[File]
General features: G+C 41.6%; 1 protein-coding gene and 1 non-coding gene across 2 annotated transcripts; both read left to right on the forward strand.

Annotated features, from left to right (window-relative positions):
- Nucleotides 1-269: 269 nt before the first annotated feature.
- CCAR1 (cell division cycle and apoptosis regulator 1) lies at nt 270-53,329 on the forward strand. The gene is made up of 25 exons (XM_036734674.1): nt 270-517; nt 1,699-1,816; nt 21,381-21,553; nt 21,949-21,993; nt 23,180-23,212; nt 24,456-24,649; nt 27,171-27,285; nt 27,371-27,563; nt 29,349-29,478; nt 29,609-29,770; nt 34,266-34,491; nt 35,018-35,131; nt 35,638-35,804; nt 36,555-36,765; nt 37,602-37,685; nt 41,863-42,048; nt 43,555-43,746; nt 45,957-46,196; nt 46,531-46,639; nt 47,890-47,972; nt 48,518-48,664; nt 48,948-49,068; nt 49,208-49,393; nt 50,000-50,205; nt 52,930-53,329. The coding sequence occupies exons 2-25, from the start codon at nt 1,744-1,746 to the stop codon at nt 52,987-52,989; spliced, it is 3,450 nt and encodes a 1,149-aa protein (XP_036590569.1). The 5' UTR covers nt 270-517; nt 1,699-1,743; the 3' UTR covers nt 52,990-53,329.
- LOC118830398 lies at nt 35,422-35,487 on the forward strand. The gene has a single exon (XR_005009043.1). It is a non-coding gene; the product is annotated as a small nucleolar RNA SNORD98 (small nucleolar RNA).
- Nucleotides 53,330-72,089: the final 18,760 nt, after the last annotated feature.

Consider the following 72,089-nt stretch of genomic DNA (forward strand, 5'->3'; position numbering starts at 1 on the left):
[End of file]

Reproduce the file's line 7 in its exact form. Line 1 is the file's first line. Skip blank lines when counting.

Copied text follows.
Consider the following 72,089-nt stretch of genomic DNA (forward strand, 5'->3'; position numbering starts at 1 on the left):